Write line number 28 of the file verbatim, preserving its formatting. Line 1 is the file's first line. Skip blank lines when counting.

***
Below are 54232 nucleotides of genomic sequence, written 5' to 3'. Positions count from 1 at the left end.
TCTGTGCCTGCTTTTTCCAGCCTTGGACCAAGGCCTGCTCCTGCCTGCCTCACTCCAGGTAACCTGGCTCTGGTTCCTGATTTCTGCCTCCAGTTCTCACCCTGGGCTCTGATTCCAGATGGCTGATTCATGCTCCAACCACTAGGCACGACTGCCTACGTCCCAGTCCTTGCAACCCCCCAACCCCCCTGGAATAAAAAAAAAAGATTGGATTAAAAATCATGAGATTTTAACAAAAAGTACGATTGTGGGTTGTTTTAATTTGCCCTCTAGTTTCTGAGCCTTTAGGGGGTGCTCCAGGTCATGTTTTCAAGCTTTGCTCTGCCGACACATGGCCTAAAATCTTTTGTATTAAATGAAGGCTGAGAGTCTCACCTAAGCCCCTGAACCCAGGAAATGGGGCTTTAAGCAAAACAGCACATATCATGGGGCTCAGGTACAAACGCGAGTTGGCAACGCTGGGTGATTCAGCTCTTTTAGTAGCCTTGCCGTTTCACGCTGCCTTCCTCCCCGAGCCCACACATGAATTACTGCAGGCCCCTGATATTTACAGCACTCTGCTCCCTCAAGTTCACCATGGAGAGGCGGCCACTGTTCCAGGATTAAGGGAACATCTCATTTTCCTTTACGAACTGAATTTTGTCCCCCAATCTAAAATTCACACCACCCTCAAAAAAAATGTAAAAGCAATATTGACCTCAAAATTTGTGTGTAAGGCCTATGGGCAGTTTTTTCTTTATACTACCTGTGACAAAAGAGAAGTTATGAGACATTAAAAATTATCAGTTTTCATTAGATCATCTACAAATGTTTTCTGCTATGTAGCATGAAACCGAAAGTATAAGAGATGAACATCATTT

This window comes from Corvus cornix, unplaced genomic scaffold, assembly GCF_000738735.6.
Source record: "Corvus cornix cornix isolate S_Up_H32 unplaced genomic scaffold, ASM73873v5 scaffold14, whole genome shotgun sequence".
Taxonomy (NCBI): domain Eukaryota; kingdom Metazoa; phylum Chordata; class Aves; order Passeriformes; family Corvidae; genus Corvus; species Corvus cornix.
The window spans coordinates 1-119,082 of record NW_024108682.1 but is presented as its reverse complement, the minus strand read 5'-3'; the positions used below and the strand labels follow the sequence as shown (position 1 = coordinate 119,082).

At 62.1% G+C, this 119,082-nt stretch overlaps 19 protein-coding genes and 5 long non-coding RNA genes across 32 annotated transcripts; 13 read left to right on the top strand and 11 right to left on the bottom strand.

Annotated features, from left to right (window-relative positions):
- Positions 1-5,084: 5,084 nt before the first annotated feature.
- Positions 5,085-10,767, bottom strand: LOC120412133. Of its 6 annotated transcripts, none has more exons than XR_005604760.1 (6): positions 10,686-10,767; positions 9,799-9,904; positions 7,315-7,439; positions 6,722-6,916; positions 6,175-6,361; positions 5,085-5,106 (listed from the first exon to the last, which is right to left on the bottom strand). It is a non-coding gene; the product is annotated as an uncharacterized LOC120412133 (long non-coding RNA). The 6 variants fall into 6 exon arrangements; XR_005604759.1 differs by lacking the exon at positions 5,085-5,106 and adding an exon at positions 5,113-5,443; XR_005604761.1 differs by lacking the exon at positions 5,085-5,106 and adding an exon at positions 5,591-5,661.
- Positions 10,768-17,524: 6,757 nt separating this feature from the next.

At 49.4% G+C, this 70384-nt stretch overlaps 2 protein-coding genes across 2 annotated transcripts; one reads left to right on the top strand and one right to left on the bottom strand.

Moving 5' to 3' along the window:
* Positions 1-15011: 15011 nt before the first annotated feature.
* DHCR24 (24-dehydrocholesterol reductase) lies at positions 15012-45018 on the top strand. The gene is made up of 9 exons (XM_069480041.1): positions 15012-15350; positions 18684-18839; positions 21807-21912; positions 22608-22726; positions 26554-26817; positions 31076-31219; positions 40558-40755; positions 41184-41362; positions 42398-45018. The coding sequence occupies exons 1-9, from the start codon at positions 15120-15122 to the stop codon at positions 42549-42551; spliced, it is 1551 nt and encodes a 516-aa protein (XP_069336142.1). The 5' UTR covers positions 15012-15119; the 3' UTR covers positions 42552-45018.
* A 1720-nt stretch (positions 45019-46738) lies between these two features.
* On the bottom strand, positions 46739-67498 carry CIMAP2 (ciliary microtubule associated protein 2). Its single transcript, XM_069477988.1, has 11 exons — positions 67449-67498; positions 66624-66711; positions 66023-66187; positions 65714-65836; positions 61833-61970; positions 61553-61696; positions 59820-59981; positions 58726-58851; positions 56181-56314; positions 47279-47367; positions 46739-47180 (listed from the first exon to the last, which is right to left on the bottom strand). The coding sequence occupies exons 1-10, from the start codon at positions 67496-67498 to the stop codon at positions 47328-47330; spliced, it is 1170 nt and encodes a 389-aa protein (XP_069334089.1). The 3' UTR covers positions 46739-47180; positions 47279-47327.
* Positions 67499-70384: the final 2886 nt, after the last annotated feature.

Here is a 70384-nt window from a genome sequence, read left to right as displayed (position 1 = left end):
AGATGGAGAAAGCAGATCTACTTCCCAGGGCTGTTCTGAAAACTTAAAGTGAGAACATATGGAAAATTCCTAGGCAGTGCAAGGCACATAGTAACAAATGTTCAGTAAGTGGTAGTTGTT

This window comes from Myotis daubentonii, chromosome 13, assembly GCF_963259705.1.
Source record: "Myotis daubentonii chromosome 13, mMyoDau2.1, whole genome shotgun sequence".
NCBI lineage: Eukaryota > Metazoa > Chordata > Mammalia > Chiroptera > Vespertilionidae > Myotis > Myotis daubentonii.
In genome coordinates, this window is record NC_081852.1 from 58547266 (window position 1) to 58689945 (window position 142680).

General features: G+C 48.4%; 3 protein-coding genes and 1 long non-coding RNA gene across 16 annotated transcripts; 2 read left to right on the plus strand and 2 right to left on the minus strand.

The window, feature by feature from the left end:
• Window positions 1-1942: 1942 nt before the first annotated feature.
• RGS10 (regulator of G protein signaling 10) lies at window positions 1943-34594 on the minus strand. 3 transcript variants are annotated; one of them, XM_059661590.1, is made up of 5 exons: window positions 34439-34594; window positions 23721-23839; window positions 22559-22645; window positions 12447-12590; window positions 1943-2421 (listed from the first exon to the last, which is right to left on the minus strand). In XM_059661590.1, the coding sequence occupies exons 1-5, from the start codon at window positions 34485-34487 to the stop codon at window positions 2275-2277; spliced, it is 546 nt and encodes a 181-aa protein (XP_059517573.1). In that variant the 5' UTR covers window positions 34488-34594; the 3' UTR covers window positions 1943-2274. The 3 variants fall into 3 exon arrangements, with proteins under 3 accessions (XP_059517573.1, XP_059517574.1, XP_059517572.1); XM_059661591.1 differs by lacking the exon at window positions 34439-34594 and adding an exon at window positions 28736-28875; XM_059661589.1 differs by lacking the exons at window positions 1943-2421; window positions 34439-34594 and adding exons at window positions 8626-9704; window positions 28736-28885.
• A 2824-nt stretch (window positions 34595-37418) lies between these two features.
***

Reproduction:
• RGS10 (regulator of G protein signaling 10) lies at window positions 1943-34594 on the minus strand. 3 transcript variants are annotated; one of them, XM_059661590.1, is made up of 5 exons: window positions 34439-34594; window positions 23721-23839; window positions 22559-22645; window positions 12447-12590; window positions 1943-2421 (listed from the first exon to the last, which is right to left on the minus strand). In XM_059661590.1, the coding sequence occupies exons 1-5, from the start codon at window positions 34485-34487 to the stop codon at window positions 2275-2277; spliced, it is 546 nt and encodes a 181-aa protein (XP_059517573.1). In that variant the 5' UTR covers window positions 34488-34594; the 3' UTR covers window positions 1943-2274. The 3 variants fall into 3 exon arrangements, with proteins under 3 accessions (XP_059517573.1, XP_059517574.1, XP_059517572.1); XM_059661591.1 differs by lacking the exon at window positions 34439-34594 and adding an exon at window positions 28736-28875; XM_059661589.1 differs by lacking the exons at window positions 1943-2421; window positions 34439-34594 and adding exons at window positions 8626-9704; window positions 28736-28885.